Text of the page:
ST. LOUIS (KMOX) -- A mega-merger of local economic development organizations is officially happening "to fight for the future of this great region."
The combination involves five familiar, local names -- Civic Progress; Downtown STL, Inc.; St. Louis Regional Chamber; Alliance STL; and Arch to Park.
The five groups already had been working side-by-side in the same downtown high-rise and saw this as a way to unify their efforts to inclusively create jobs.
KMOX first broadcast the news at 1 p.m. Thursday.
Arch to Park CEO Jason Hall will lead the new group, called Greater St. Louis, Inc.
"We know we need to improve our economic performance," Hall told KMOX News ahead of the announcement. "We've got a lot of momentum. This is an opportunity to come together, speak with a more unified voice, having a bold agenda for the future of this metropolitan region."
Hall says they adapted the form they saw in cities like Charlotte and Denver.
He also says they listened to recent constructive criticism from local business leaders like Centene's Michael Neidorff and Clayco's Bob Clark.
"We need to have a place that can steward long-term growth, have a staff that is best-in-class that can carry forward an agenda and get things done in this region around economic growth," Hall says.
The St. Louis plan to increase resources comes as Reuters reports 23 million people may move out of America's biggest cities because "they prefer to work remotely from less crowded and less expensive areas."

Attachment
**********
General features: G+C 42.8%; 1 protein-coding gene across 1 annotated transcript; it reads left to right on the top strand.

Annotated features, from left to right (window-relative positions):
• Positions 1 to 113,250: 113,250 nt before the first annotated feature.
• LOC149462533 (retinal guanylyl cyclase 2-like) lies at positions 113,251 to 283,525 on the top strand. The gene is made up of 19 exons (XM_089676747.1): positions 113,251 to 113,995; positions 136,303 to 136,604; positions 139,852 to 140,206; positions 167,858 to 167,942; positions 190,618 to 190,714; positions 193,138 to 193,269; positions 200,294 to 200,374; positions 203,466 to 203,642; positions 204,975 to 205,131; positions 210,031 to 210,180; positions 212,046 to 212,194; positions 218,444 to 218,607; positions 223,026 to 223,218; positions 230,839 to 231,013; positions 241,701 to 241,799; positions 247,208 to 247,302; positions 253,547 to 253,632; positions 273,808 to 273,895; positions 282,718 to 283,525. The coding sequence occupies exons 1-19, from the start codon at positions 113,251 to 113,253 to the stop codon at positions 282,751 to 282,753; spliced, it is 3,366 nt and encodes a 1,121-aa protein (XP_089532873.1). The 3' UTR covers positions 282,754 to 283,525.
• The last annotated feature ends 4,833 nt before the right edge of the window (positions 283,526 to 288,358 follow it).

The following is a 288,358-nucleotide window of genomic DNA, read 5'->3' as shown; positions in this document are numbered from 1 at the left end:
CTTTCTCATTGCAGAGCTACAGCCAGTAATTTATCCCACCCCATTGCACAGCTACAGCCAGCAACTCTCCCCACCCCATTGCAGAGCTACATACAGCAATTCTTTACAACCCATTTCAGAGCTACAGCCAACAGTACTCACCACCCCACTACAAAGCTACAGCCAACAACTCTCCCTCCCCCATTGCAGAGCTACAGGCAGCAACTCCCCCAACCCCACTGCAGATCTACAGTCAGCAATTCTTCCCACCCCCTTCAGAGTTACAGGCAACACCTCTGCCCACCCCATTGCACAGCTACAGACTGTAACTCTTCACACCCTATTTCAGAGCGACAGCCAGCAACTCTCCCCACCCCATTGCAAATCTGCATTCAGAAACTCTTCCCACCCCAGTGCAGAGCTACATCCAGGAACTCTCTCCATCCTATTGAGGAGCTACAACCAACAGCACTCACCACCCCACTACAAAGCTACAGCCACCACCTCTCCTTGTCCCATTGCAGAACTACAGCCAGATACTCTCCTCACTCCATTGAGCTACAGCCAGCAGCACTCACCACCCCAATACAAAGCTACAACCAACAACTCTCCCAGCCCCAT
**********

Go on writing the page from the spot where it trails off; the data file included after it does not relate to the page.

Hall says the new organization will be capable of more robust marketing.
"We're going to start speaking a lot more loudly, a lot more proudly, about who we are as a region. That doesn't mean we sweep our problems under the rug," he said. "It's really about leaning forward with who we are, acknowledging where we need to improve, and inviting people to be a part of the change.
While Greater St. Louis, Inc. will represent all of the metropolitan area's 14-counties plus the City of St. Louis, Central City will be a big focus.
"When you look at best-in-class, high-growth regions around the United States, they've all recognized that to be a strong region you must have a strong and vibrant urban core," Hall said. "That was without exception."
Some groups, like Downtown STL, will have their missions incorporated into the new structure. Others, like Civic Progress, will simply wind down.
The merger takes effect January 1st.
You can hear Michael Calhoun's full interview with Jason Hall on KMOX's weekly show about local innovation, "Nothing Impossible," Sunday at 7 p.m.